Posted: 26 Feb 2013 Print Send a link
BBG Watch, 22 Feb 2013: "At the end of today’s Broadcasting Board of Governors (BBG) open meeting in Washington, D.C., Ann Noonan, Executive Director of the Committee for U.S. International Broadcasting (CUSIB – cusib.org), made a short statement as a member of the public, in which she praised the BBG for addressing the Radio Liberty crisis in Russia, welcomed Radio Free Europe/Radio Liberty new acting president Kevin Klose and called for the reinstatement of fired Radio Liberty Russian Service journalists. ... 'In response to the GAO Report, CUSIB remains determined to defend surrogate broadcasters and the VOA at the same time. Both were clearly designed by Congress for very good reasons. Surrogate broadcasters have a special role to play as an alternative to suppressed internal media and they can’t do the job of the Voice of America. By the same token, Congress created surrogate broadcasters because VOA has a different role. CUSIB strongly believes that we need them both.'" See also video of the BBG meeting.
Alhurra is obviously in violation of the CUSIB's vision of US international broadcasting. As described in a previous post, Alhurra "provides context and analysis to give viewers a broader understanding of the actions impacting the region [and] also provides the comprehensive coverage from the United States drawing on dedicated correspondents at the White House, State Department, Congress, and Pentagon." Because Alhurra is doing both jobs when, according to CUSIB, it can only do one job, then Alhurra should be split into two channels, one reporting on the target region, and the other reporting on the United States and the rest of the world. Audiences would have to tune to two US channels to get all the news. Audiences will not put up with such inconvenience, and will tune elsewhere, but a boondoggle is a boondoggle. And what about VOA's reporting about Africa broadcast to Africa? Doesn't VOA realize it can't do that job?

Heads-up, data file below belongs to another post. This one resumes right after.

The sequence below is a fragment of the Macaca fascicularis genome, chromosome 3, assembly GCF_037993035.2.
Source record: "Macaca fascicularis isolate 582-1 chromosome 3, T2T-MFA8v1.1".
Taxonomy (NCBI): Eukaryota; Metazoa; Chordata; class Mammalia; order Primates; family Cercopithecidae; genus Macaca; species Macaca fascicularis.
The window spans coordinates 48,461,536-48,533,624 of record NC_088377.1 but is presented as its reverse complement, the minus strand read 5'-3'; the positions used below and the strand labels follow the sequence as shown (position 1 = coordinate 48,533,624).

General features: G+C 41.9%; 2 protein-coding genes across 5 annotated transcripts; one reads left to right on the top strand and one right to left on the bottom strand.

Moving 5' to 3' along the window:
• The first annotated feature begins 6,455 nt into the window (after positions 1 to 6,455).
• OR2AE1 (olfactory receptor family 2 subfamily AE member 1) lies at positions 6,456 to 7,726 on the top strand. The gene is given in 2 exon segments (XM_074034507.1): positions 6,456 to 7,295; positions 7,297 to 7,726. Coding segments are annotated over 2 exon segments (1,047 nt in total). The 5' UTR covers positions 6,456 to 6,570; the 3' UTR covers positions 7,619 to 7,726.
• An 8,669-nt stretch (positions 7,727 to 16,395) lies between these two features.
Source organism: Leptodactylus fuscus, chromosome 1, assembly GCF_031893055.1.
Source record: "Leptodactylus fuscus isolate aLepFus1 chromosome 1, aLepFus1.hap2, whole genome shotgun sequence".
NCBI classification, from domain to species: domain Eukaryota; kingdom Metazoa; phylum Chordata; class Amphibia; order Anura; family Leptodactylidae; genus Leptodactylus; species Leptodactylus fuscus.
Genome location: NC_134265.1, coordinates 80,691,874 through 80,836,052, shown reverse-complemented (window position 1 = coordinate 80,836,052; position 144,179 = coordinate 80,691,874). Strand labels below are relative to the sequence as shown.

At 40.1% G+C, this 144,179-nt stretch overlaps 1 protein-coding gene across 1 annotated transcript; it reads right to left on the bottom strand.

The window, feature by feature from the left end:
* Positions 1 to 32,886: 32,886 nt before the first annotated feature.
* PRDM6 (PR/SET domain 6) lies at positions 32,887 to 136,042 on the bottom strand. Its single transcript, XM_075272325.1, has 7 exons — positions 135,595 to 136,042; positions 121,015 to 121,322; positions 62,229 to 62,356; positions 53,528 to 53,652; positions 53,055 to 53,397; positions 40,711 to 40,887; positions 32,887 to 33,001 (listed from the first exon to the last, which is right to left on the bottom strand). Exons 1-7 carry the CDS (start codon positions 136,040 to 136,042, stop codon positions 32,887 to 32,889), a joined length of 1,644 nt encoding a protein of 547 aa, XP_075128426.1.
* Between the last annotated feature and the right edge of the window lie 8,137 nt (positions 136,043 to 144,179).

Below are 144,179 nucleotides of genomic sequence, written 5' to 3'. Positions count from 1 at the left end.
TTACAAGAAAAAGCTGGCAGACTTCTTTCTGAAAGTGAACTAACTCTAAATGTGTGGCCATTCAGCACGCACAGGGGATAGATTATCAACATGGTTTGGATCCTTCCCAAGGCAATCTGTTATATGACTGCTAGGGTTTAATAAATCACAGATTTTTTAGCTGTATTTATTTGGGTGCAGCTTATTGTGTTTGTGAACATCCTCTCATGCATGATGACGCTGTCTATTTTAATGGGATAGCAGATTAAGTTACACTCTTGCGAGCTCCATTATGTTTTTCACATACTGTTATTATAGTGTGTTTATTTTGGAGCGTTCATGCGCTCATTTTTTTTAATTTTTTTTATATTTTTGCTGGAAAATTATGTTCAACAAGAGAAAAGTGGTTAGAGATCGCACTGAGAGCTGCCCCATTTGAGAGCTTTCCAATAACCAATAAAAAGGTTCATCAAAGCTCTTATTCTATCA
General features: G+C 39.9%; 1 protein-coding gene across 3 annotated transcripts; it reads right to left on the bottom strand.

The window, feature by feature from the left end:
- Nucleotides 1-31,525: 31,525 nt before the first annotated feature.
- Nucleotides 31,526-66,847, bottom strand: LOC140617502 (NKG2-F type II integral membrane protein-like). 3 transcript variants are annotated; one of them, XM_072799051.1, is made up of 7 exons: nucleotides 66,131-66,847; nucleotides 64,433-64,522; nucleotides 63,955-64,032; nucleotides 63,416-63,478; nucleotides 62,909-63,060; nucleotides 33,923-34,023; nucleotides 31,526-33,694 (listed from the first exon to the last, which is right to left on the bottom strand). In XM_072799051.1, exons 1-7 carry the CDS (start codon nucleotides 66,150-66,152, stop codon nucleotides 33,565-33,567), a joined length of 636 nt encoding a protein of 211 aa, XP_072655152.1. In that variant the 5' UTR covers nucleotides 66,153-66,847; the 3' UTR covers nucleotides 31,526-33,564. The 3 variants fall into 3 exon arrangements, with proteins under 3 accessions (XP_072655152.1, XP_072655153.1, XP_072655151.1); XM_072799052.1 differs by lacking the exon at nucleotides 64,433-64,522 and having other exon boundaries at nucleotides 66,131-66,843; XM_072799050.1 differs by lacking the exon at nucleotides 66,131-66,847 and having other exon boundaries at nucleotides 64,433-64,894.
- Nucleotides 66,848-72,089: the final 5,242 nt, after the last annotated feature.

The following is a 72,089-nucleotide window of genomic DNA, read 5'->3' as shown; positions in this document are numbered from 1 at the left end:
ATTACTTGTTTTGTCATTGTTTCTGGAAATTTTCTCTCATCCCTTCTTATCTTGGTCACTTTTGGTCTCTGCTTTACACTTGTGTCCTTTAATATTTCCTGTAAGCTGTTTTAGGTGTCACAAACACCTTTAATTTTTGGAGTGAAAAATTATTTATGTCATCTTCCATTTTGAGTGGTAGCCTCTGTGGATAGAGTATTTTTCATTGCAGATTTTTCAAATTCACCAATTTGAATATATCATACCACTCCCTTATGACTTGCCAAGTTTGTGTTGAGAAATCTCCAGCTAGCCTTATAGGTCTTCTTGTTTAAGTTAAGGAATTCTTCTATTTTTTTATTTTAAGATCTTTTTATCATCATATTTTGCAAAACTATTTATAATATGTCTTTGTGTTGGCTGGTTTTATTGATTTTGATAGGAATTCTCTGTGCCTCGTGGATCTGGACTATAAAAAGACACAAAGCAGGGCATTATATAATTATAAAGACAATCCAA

BBG Watch, 24 Feb 2013: "Even though they are not the official Radio Liberty, Radio Liberty in Exile was the first to post on the web materials marking the station’s 60th anniversary. Many in Russia see fired journalists who last September formed Radio Liberty in Exile as the real Radio Liberty upholding the traditions of the station and refer derisively to the official Radio Liberty as 'Radio Gessen.' Since October 2012, Masha Gessen has been the controversial new director of the Radio Liberty Russian Service, which is now being boycotted by many Russian opposition leaders, intellectuals, artists and journalists. Radio Liberty in Exile is planning a major event in Moscow on March 1 to mark the 60th anniversary of the first Radio Liberty Russian broadcast to the Soviet Union. It is expected to bring together many former and current Radio Liberty personalities, other independent Russian journalists, intellectuals, human rights activists and anti-Putin politicians." -- "Independent Russian journalists" and "anti-Putin politicians" perhaps do not comfortably co-exist in the same sentence.
Cold War Radios, 26 Feb 2013, Richard H. Cummings: "60 Years Ago, Radio 'Liberation' began broadcasting. On March 1, 1953, the radio station that become known as Radio Liberty began broadcasting from Lampertheim, West Germany." With history of Radio Liberty.
New York Times, 11 Feb 2013, Masha Gessen: "Moscow’s media community was shaken by the news that yet another media outlet was closing: openspace.ru, a political analysis Web site, had been shut down summarily by its owner. The editor in chief said he believed the reason was politics. The owner declined journalists’ requests for interviews, but some in the know wrote on their blogs that there was nothing political about the decision: The owner had just grown tired of financing a losing venture. The logic of these posts, which generally came from those on the opposition side of Russia’s political spectrum, was much the same as [the Russian government viewpoint]: A media outlet is a business like any other, and its proprietor is free to do with it as he or she pleases. This point of view, uninformed by any of the 20th century’s debates about the relationship between private ownership and profit-seeking on the one hand and the media’s role as a public resource on the other, is not unique to Russia. But here, where private business is under constant government pressure, it seems particularly shortsighted."